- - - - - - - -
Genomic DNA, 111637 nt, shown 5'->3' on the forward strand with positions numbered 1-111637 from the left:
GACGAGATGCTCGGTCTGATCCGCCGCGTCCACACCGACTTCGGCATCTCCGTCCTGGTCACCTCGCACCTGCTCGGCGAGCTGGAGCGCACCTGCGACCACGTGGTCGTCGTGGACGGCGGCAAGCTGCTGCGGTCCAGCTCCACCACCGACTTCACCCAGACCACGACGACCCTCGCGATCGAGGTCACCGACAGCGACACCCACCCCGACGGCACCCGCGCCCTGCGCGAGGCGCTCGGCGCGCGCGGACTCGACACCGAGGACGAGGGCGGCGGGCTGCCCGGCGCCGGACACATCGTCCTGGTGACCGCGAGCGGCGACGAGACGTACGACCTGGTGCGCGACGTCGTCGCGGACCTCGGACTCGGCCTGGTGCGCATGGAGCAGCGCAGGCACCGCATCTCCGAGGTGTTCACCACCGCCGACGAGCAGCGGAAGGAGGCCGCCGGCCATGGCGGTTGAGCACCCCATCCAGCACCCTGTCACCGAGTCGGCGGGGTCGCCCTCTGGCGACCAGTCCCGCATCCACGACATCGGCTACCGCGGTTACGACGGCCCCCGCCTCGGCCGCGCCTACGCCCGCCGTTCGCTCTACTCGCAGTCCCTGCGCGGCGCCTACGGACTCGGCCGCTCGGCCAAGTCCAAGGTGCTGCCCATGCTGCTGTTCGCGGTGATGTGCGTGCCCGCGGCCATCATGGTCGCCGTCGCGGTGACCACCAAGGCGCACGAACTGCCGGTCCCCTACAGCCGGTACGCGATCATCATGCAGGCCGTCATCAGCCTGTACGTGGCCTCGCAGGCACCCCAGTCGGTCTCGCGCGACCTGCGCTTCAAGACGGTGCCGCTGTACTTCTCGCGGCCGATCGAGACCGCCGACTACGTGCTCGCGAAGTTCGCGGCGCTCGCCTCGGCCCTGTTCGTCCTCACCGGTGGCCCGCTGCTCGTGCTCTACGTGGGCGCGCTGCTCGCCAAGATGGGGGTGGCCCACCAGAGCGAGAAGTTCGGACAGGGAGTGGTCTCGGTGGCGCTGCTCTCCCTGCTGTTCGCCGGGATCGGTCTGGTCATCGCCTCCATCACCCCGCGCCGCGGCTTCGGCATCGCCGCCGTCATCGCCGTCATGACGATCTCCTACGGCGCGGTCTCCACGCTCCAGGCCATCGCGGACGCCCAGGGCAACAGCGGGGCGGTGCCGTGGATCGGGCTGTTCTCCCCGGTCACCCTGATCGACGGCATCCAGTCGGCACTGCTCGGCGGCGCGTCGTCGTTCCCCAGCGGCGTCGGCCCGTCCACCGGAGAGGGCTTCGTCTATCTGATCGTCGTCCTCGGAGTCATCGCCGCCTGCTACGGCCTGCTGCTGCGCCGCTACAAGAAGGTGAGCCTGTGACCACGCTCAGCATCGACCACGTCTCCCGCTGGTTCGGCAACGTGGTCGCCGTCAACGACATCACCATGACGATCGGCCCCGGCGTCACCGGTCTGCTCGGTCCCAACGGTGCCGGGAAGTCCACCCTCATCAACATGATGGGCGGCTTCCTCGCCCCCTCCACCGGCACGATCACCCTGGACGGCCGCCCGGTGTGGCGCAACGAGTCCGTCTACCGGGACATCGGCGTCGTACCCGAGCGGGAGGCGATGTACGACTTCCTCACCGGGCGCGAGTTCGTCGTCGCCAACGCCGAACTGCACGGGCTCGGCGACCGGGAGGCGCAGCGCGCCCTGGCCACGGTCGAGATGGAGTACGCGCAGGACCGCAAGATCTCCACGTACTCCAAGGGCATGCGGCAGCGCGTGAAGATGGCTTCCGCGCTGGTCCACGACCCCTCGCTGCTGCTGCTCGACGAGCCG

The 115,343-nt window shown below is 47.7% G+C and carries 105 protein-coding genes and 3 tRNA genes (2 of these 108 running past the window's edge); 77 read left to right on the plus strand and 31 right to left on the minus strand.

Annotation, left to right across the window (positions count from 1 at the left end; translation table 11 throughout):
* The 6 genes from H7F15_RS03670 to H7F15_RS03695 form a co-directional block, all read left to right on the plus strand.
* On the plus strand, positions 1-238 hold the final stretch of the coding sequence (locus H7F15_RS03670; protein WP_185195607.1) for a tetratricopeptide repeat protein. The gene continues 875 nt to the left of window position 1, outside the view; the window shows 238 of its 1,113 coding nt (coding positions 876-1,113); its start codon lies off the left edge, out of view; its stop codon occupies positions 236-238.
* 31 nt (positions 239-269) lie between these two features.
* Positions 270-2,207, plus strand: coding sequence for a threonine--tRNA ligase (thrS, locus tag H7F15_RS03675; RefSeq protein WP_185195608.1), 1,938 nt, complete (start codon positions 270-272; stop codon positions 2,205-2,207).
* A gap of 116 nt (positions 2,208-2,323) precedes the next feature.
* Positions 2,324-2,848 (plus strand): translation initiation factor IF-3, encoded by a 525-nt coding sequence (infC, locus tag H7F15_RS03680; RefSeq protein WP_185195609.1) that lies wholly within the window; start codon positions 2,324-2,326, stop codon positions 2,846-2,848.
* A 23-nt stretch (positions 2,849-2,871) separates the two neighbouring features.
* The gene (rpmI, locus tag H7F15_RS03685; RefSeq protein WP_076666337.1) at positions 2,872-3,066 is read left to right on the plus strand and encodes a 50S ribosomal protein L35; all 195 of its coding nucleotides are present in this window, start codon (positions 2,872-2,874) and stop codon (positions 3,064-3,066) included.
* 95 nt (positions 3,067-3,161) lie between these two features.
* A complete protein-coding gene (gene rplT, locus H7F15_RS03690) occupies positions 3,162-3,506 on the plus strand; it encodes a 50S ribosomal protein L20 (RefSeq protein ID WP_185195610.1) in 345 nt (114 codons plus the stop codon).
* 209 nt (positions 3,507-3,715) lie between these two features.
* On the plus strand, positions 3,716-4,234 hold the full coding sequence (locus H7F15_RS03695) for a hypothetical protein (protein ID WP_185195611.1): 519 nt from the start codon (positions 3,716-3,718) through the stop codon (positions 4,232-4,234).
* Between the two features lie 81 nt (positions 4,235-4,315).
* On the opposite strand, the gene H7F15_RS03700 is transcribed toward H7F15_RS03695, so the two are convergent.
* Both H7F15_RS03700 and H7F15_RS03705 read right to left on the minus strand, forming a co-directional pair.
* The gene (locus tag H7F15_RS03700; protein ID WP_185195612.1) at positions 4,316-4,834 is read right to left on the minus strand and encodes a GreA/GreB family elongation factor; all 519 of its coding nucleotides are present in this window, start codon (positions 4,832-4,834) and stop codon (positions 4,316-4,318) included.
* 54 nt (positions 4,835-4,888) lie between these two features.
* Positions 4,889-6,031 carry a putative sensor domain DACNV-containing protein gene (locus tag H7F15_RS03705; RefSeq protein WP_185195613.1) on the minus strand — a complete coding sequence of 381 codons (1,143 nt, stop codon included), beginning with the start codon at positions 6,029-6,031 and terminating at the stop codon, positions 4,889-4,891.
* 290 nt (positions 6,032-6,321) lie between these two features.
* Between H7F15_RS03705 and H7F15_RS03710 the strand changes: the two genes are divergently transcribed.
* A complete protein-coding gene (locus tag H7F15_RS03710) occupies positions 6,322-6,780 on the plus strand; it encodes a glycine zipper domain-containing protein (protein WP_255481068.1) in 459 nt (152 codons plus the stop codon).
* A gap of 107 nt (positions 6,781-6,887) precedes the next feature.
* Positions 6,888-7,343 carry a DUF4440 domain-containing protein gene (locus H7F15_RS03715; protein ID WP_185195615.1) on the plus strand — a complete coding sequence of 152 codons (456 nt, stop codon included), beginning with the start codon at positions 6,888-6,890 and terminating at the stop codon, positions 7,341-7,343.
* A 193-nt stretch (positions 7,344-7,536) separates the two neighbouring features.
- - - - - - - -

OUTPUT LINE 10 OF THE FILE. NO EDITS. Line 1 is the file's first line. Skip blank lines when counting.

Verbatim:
* Positions 2,324-2,848 (plus strand): translation initiation factor IF-3, encoded by a 525-nt coding sequence (infC, locus tag H7F15_RS03680; RefSeq protein WP_185195609.1) that lies wholly within the window; start codon positions 2,324-2,326, stop codon positions 2,846-2,848.